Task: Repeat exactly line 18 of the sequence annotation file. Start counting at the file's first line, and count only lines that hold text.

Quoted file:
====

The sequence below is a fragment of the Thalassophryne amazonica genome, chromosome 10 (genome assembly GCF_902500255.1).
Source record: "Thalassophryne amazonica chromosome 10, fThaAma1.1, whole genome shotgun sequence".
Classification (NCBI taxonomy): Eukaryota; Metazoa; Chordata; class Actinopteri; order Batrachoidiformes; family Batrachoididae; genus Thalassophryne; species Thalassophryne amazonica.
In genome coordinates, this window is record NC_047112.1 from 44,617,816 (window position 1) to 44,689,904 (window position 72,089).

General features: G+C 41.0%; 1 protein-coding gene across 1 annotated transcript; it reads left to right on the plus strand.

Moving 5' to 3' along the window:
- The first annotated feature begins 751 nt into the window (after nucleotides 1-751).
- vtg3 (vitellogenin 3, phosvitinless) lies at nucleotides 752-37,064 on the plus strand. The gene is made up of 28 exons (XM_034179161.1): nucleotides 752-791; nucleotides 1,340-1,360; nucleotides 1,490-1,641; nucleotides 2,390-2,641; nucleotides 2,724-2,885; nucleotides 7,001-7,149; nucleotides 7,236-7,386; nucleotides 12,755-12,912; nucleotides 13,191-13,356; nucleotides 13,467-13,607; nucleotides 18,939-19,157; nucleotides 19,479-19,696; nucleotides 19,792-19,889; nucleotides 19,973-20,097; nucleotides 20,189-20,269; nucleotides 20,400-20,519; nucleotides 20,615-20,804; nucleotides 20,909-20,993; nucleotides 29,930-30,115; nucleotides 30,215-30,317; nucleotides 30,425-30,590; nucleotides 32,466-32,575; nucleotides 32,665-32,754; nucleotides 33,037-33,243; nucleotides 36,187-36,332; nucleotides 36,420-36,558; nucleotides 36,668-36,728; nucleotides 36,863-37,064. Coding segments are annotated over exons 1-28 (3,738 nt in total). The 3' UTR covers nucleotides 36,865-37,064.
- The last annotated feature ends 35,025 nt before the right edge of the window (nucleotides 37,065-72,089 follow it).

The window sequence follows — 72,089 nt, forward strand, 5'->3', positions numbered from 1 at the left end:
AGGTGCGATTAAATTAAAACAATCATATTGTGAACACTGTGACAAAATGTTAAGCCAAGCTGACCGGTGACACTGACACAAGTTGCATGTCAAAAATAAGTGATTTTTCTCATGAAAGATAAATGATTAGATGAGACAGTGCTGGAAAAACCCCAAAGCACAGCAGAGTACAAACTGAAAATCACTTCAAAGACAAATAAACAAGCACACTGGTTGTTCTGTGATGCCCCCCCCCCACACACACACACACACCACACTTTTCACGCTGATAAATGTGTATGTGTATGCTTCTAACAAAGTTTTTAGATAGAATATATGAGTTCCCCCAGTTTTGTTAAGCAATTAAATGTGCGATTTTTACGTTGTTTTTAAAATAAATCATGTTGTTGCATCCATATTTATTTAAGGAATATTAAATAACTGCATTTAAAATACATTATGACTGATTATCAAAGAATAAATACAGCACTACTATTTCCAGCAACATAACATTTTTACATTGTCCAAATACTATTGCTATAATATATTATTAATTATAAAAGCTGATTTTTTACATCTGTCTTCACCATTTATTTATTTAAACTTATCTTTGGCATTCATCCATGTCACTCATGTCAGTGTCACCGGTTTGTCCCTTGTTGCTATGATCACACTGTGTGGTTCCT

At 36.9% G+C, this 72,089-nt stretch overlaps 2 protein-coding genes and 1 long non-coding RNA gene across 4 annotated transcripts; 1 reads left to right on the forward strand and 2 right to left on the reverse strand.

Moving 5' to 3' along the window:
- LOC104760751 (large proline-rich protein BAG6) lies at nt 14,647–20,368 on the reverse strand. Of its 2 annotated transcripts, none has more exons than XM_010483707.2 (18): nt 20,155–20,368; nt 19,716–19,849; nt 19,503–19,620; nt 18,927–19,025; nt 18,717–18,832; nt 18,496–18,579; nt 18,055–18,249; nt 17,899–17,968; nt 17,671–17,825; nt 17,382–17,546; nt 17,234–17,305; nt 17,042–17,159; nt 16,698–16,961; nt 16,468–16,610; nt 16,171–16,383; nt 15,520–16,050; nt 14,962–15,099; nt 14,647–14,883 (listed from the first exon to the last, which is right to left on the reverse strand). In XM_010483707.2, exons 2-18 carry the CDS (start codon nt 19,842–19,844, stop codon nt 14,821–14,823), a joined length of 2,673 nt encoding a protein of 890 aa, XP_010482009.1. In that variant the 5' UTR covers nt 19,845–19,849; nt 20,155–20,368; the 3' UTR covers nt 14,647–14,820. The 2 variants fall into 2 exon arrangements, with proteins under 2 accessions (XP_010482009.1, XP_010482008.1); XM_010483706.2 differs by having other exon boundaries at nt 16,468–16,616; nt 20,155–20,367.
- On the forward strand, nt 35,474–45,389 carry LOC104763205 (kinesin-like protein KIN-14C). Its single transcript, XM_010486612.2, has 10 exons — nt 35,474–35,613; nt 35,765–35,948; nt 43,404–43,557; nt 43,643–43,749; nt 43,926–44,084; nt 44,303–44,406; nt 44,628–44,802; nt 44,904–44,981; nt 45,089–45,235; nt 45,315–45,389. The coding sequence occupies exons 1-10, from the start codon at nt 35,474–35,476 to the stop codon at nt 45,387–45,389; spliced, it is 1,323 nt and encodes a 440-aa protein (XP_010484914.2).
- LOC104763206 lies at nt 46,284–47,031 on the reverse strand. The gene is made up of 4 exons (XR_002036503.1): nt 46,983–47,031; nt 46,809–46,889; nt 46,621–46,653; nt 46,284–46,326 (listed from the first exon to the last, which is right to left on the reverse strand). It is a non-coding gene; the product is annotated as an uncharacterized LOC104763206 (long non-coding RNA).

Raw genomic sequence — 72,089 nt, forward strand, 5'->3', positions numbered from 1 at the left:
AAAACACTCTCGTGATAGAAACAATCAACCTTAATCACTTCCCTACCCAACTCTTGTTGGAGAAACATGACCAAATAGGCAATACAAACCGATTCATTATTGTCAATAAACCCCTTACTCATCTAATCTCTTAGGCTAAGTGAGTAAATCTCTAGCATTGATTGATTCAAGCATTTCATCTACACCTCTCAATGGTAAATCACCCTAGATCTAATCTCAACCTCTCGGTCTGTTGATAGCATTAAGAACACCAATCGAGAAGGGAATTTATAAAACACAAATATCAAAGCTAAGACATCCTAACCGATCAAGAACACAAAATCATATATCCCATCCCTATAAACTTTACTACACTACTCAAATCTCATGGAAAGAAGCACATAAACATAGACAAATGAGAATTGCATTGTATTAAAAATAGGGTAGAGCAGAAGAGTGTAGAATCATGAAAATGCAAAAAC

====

AAAACACTCTCGTGATAGAAACAATCAACCTTAATCACTTCCCTACCCAACTCTTGTTGGAGAAACATGACCAAATAGGCAATACAAACCGATTCATTATTGTCAATAAACCCCTTACTCATCTAATCTCTTAGGCTAAGTGAGTAAATCTCTAGCATTGATTGATTCAAGCATTTCATCTACACCTCTCAATGGTAAATCACCCTAGATCTAATCTCAACCTCTCGGTCTGTTGATAGCATTAAGAACACCAATCGAGAAGGGAATTTATAAAACACAAATATCAAAGCTAAGACATCCTAACCGATCAAGAACACAAAATCATATATCCCATCCCTATAAACTTTACTACACTACTCAAATCTCATGGAAAGAAGCACATAAACATAGACAAATGAGAATTGCATTGTATTAAAAATAGGGTAGAGCAGAAGAGTGTAGAATCATGAAAATGCAAAAAC